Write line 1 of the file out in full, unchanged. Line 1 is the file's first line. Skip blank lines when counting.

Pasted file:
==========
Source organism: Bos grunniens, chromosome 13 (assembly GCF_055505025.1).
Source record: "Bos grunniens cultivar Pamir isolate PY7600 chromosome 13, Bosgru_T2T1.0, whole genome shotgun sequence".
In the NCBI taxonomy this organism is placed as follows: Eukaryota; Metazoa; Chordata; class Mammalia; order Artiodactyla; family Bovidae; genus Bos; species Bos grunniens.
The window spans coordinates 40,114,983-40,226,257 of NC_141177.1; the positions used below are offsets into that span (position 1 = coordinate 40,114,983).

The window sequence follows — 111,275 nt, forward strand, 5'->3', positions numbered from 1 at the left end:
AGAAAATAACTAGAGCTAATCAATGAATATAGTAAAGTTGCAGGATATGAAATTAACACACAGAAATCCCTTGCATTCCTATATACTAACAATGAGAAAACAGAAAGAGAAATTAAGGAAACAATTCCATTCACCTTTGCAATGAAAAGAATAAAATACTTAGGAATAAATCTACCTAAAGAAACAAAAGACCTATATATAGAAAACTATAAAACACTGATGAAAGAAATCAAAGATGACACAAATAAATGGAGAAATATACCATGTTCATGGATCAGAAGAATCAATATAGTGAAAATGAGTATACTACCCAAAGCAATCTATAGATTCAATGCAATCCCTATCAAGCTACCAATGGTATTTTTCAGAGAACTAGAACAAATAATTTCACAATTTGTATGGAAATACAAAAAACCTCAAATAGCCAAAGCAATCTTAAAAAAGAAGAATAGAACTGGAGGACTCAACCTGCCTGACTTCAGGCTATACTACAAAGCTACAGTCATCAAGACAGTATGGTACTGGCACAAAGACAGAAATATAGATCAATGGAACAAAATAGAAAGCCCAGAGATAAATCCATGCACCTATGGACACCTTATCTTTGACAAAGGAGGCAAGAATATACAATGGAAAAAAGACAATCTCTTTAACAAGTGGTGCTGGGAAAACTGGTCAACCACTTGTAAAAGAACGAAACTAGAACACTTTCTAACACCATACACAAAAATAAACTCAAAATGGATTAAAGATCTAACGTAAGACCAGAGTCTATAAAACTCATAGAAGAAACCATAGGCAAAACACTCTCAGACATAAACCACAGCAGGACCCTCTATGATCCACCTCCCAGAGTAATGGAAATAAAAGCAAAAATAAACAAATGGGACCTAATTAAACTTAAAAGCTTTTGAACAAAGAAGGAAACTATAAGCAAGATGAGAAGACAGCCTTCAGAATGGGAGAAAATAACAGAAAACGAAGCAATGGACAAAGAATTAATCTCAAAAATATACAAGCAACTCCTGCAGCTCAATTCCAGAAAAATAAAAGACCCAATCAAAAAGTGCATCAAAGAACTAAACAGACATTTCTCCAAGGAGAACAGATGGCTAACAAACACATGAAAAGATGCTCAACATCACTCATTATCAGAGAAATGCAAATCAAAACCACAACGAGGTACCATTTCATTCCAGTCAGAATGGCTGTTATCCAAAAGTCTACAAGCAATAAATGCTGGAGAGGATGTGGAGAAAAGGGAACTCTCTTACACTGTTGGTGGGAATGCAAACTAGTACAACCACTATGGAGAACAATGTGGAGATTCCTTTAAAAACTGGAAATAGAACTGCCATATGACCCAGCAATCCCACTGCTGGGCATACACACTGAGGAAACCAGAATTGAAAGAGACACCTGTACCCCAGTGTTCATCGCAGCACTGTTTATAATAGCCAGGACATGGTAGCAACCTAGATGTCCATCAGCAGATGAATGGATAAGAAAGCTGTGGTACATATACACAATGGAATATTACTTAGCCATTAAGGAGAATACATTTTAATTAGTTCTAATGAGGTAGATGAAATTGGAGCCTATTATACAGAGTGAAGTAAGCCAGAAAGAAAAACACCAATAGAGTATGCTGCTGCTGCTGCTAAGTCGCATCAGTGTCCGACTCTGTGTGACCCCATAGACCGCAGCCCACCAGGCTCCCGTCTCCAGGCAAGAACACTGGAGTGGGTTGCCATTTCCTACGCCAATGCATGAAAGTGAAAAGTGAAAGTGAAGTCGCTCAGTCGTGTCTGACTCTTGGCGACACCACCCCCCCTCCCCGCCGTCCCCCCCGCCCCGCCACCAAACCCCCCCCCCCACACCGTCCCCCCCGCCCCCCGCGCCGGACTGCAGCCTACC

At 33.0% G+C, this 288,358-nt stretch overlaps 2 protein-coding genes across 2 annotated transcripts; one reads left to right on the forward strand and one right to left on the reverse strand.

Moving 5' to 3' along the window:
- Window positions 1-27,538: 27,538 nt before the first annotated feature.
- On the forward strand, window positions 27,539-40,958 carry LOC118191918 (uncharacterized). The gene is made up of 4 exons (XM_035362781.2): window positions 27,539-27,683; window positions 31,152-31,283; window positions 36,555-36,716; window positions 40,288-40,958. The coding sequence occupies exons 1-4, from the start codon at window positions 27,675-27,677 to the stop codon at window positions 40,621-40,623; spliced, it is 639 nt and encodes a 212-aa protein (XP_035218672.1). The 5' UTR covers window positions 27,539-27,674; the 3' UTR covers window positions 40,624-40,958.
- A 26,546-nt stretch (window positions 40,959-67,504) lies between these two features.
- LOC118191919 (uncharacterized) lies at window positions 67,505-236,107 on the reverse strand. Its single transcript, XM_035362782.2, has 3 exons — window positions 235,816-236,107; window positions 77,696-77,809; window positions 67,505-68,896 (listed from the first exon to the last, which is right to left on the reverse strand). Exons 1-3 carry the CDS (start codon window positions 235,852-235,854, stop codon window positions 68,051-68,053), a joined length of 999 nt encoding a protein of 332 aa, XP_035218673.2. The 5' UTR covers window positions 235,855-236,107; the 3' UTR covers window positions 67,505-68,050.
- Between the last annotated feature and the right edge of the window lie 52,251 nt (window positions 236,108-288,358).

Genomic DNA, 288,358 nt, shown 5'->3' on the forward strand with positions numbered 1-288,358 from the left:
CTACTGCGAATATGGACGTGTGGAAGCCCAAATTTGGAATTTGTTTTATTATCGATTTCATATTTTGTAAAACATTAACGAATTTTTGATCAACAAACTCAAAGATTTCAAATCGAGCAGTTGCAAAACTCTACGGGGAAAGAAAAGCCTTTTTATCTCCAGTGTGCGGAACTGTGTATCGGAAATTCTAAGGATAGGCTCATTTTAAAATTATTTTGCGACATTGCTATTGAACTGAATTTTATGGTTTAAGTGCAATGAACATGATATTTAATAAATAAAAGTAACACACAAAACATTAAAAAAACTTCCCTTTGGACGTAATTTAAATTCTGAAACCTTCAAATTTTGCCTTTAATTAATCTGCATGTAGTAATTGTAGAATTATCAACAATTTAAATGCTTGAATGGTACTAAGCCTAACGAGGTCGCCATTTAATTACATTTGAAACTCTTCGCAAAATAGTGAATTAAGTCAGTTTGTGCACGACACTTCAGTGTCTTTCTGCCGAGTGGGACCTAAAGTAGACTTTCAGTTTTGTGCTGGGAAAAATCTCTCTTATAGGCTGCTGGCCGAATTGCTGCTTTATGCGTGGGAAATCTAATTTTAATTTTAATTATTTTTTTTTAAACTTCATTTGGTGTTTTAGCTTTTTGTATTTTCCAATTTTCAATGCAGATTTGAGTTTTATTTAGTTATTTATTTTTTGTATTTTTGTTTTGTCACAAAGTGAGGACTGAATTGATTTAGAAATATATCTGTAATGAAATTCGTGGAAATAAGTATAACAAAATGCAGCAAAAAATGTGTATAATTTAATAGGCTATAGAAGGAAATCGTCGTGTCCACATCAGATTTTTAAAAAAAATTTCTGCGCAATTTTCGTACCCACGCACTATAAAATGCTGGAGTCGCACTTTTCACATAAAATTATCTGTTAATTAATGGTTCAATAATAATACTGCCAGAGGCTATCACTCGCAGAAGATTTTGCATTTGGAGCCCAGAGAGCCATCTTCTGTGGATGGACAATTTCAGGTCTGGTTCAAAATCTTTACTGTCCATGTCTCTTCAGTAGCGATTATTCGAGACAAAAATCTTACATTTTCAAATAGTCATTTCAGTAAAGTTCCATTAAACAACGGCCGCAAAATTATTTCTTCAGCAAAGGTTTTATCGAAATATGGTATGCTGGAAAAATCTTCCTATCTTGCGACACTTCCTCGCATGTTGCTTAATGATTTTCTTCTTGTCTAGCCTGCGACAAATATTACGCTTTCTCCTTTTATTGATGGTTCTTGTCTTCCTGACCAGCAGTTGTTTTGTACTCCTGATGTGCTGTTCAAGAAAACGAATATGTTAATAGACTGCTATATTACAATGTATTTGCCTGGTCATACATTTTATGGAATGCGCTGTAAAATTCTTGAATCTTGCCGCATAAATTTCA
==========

Source organism: Bos grunniens, chromosome 13 (assembly GCF_055505025.1).